The Battle of Gettysburg was the biggest of the American Civil War and a great victory for the Union forces. It also proved to be a major turning point in the conflict. But it could have easily been a Confederate victory if it weren’t for certain strategic blunders by the Southern generals.
After nearly 150 years, Gettysburg is still a compelling place to visit. It’s an essential stop for understanding one of the darkest periods of American history.
Two days would be ideal for visiting Gettysburg, but if you’ve only got one day, you’ll be satisfied.
The Visitor’s Center is a great place to start your Gettysburg Tour. The National Military Park is run by the National Park Service, and the Visitor’s Center has been renovated in the last few years. The outstanding video helps give background information and explain the context of the battle in the War as well as explaining the troop movements and tactics used by the generals.
Gettysburg Battlefield bus tours are an informative and easy way to visit the sights. You get shuttled around on the open-top buses and let out at the important stops. Headphones give you the history as you enjoy the views.
Alternatively, touring with your own set of wheels will be most flexible and you’ll save a little money. Many choose to cycle or hike around the battlefields which can be a rewarding way to experience the park.
One thing to remember while you’re in town is that the streets of Gettysburg were also the battlefield, not just in the serene open fields surrounding town.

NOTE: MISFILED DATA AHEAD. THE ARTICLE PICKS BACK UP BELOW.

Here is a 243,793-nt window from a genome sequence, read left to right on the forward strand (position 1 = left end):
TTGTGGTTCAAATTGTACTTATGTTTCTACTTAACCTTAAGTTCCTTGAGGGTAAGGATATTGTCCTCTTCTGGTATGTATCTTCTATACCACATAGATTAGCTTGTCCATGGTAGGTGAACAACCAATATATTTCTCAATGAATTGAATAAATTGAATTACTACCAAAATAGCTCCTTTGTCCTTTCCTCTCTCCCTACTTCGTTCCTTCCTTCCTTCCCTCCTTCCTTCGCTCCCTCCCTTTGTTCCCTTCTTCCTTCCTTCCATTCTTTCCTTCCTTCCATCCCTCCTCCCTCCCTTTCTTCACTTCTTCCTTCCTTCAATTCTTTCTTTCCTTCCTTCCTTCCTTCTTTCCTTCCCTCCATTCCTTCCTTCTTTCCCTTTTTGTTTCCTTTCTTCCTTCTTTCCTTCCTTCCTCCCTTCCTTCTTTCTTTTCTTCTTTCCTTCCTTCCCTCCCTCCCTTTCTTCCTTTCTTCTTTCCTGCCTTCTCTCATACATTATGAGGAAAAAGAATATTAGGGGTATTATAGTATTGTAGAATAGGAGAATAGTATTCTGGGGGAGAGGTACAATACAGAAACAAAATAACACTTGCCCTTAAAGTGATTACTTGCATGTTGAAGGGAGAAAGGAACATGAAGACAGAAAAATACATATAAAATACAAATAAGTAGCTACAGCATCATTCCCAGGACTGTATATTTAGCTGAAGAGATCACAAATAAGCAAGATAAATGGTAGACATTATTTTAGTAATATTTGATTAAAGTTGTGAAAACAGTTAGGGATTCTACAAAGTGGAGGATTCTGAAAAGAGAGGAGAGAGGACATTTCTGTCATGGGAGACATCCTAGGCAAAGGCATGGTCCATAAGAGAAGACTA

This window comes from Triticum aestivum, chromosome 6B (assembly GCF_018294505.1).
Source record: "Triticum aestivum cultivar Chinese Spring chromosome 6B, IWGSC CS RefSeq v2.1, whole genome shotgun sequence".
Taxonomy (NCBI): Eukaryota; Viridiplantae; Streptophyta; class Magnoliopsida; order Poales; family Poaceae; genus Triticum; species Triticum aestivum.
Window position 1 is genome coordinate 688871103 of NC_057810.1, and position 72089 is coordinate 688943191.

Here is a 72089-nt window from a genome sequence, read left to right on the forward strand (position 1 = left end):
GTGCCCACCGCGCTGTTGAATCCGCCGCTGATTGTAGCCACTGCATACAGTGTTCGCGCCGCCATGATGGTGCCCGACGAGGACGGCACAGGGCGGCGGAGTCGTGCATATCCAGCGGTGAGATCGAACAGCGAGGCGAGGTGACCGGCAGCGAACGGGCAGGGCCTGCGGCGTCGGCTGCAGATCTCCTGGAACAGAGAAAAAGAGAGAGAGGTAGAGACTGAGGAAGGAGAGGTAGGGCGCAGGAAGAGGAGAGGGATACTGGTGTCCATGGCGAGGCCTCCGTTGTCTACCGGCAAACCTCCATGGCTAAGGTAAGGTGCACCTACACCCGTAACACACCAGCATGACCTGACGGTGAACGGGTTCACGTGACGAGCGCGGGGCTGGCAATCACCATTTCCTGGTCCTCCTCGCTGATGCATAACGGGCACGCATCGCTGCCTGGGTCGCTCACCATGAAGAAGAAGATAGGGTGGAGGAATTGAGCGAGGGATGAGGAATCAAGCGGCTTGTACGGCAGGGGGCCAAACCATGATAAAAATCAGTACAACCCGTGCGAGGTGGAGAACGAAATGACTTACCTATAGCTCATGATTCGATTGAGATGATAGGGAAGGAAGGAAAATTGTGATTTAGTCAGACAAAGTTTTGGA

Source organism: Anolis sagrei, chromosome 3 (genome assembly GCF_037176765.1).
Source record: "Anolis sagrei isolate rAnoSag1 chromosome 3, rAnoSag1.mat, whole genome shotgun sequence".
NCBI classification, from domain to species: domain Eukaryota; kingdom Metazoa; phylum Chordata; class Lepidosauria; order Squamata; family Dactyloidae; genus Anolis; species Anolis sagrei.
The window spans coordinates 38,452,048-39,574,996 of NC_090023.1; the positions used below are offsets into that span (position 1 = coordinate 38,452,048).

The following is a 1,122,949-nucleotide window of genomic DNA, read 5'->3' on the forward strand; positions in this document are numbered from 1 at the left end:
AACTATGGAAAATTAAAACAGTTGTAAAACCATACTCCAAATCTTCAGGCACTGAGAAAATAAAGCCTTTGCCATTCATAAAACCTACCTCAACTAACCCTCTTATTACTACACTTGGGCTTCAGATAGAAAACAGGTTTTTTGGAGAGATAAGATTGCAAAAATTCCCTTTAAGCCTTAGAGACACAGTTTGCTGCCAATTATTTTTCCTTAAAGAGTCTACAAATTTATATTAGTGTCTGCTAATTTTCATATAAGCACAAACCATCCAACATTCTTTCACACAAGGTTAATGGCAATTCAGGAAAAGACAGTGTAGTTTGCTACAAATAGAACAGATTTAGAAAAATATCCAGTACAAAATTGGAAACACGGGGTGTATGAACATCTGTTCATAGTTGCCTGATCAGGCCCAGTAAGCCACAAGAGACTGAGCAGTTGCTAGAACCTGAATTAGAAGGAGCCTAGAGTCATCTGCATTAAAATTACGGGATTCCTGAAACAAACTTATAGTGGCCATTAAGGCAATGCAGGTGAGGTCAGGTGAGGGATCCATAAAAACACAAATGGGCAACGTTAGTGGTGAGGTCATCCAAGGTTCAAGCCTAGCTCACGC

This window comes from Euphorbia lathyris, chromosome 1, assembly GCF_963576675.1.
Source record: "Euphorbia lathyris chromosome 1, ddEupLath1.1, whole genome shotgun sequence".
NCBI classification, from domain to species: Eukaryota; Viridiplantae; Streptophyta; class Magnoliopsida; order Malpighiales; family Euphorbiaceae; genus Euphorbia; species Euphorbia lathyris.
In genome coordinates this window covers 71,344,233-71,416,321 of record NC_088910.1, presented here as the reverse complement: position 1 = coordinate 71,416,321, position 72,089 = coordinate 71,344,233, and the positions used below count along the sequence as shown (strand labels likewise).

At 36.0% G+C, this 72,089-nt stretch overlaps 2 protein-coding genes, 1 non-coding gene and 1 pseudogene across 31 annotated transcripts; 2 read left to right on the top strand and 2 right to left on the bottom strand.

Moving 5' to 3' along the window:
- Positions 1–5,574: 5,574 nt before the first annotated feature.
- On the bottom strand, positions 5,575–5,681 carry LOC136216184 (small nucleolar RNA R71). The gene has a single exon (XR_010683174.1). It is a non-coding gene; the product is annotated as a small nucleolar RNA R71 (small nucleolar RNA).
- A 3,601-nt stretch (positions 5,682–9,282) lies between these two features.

To get an idea of how the common citizens of Gettysburg endured the battle and aftermath, head to the Shriver House, an excellent museum that shows us the inside of the Shriver family home as it was during July 1863. The guides tell you the personal story of how these folks endured the three days of gruesome fighting.
Another quick but worthwhile stop is the David Wills House. It’s been recently restored and is the location where President Lincoln spent the night before giving “a few appropriate remarks”, which we know as his cherished Gettysburg Address.
Another highlight is the Eisenhower Historic Site. It’s one of the few non-civil war sights. Dwight D. Eisenhower was General of the allied forces in World War II as well as the 34th President of the United States. He chose to retire in Gettysburg. Touring the Eisenhower farm is step back in time—to his wife’s 1950’s and 60’s interior decor.
For more information visit the Gettysburg Visitors Bureau website.